Since this involves manual processing, the possibility of the resolution needing to be clearer or the density of the radiograph being low is high. Fragile images are a common problem with traditional X-ray machines. The resolution of these machines is not high enough to capture the subtle details in fragile bones or organs. This can lead to diagnostic errors and unnecessary treatments. This requires a re-shoot or retake, which not only results in a wastage of time but hinders the staff’s productivity since they have to work on one subject multiple times.

Need for More Information

Traditional X-ray machine provides incomplete information. Since conventional X-ray machines use a single X-ray source and a single image receptor, it can result in blurring of the image. In addition, traditional X-ray machines often have a limited field of view, making it difficult to see all of the structures in the body. This is because you can only take a single shot per taking, which results in multiple images of the same object being taken over until the whole area is covered. This leads to missing parts of the body, which can result in misdiagnosis or irrelevant treatment, thus risking the pet’s health.

Resource Wastage

Traditional X-ray machines require extreme physical activities, which means the radiologist has to move back and forth to ensure that there is not too much X-ray exposure to the pet.

Use of Chemicals

There are several limitations to traditional X-ray machines, including the use of chemicals. Chemical X-rays are harmful to pet tissue and can cause cancer. They are also expensive and require special training to operate. Additionally, they can only be used on certain materials, such as metals.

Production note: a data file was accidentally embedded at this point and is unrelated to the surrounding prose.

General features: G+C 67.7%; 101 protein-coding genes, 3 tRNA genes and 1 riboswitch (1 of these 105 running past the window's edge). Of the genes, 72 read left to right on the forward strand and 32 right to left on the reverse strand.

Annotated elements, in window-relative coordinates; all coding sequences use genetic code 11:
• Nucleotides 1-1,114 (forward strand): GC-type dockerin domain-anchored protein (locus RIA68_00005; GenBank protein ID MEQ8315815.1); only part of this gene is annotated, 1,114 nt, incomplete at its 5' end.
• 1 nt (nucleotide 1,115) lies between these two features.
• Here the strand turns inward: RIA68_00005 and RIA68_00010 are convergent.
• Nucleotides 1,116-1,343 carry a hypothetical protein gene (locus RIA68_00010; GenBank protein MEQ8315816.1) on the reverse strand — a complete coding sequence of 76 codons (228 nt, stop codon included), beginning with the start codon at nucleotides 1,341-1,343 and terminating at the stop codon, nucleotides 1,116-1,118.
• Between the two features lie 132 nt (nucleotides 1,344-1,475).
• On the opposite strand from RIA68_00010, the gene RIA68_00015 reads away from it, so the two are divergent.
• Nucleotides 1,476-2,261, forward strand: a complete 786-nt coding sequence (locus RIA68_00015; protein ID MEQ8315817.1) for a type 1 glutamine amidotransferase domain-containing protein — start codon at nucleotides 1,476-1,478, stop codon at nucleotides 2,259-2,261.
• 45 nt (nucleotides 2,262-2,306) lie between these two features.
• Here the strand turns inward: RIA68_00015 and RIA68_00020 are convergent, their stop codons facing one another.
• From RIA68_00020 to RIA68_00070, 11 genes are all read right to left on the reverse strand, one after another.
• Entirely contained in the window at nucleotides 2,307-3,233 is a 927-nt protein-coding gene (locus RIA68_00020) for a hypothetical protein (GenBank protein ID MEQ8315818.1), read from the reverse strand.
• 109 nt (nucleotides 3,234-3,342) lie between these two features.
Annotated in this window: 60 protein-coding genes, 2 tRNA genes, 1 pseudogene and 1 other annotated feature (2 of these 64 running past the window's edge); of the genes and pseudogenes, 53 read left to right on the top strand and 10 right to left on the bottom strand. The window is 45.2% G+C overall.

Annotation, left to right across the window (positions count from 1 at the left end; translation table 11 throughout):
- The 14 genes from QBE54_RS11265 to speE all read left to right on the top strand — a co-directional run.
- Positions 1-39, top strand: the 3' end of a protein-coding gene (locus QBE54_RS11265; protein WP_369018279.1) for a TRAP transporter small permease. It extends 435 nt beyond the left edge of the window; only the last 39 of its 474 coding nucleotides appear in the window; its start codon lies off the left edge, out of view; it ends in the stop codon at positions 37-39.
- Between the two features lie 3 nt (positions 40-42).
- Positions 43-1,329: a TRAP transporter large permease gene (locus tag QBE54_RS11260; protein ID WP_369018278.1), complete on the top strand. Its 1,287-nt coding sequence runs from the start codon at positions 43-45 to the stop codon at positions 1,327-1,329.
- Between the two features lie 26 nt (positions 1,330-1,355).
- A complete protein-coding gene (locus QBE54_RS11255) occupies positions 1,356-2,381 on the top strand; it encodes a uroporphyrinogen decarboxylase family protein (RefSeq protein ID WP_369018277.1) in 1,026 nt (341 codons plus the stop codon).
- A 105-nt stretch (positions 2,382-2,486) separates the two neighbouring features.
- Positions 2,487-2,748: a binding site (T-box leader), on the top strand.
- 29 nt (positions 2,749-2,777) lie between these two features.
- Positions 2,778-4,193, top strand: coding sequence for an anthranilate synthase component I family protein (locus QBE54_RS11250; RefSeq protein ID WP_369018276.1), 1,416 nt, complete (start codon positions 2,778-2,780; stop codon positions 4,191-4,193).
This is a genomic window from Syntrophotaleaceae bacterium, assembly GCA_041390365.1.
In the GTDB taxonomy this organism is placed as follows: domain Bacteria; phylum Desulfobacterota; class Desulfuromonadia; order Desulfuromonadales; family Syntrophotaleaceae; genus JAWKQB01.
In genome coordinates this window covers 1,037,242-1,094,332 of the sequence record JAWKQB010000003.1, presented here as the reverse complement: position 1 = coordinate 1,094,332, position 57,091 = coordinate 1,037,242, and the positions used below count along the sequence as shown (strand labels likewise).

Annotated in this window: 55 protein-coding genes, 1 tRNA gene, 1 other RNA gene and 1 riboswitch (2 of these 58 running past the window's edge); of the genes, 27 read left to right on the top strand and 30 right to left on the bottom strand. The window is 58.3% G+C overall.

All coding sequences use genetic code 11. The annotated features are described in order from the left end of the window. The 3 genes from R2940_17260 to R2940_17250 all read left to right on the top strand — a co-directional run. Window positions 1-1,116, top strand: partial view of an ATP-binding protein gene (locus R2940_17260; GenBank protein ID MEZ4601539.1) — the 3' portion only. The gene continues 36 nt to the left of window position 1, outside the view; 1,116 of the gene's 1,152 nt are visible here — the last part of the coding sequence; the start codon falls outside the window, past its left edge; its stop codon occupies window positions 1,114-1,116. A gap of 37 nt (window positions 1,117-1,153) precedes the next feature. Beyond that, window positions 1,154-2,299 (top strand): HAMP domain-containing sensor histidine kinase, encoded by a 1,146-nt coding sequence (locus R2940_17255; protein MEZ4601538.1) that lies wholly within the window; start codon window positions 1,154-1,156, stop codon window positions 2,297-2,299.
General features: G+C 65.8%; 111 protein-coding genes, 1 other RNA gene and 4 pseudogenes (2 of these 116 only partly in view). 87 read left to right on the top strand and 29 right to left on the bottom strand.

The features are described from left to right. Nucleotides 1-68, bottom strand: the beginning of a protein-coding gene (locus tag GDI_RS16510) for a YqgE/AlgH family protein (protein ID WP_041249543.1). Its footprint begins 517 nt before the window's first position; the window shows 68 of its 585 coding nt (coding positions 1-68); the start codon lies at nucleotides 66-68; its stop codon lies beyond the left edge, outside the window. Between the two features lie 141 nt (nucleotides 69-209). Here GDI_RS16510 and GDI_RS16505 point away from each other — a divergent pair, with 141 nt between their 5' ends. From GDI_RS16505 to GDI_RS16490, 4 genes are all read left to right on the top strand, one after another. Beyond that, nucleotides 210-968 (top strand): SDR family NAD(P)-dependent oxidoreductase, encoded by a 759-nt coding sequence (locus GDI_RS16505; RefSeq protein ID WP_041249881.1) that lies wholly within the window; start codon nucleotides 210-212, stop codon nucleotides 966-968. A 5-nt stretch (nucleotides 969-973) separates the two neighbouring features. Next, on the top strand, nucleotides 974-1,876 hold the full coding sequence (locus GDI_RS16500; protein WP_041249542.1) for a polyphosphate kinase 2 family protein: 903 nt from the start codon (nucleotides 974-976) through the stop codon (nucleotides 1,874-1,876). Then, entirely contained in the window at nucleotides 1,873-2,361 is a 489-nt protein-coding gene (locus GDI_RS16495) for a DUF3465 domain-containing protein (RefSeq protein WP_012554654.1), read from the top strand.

Requires Storage Space

One of the substantial limitations of traditional X-ray machines is that they require significant storage space. This can be an issue for healthcare facilities with limited space or cannot accommodate the larger size of these machines. Additionally, traditional X-ray machines may require special ventilation and cooling systems to prevent overheating, which can also add to the overall cost of ownership.

Radiation Exposure

Another limitation of traditional X-rays is that they expose animals and veterinary staff to potentially harmful radiation. While steps can be taken to minimize radiation exposure, such as wearing protective gear and limiting the duration and frequency of X-ray exams, there is still a risk of radiation exposure. Besides damaging the cells from within, excessive X-rays can cause skin burns and increase the possibility of cancer.

Processing Error

This is one of the most significant limitations of traditional X-ray machines. When X-rays are done manually, it can result in errors like scratches on the film or the film contrast being too high or low. Furthermore, since X-ray film has a limited linear response, underexposure or overexposure to X-ray can result in an incorrect image.


Once a radiograph image is created, processed, and viewed, it can not be changed. Since you can not fix any errors in the image, you need to retake the X-ray. This leads to a waste of time. Furthermore, this increases the possibility of overexposure to X-rays on the radiologist and the pets, thus making them vulnerable to several health conditions.

What is digital radiology?

The healthcare industry has significantly benefited from technology, particularly in the timely detection and effective treatment of medical issues. One such technology is the digital X-ray machine, which can accurately diagnose and treat pets. Digital X-rays have become increasingly common in medical imaging due to their advanced analysis capabilities. These machines provide digital radiographic images that can be viewed immediately on a computer.

How does digital X-ray machine work?

Digital X-ray machines use a digital X-ray sensor to convert the X-rays into electrical impulses. The digital X-ray sensor is a small, flat panel placed behind the patient. The electrical impulses are then sent to a computer, which reconstructs the image of the patient’s body onto a screen. While the digital X-ray machine process is similar to the traditional ones, the digital X-ray machine uses digital sensors instead of using photographic film to capture the images.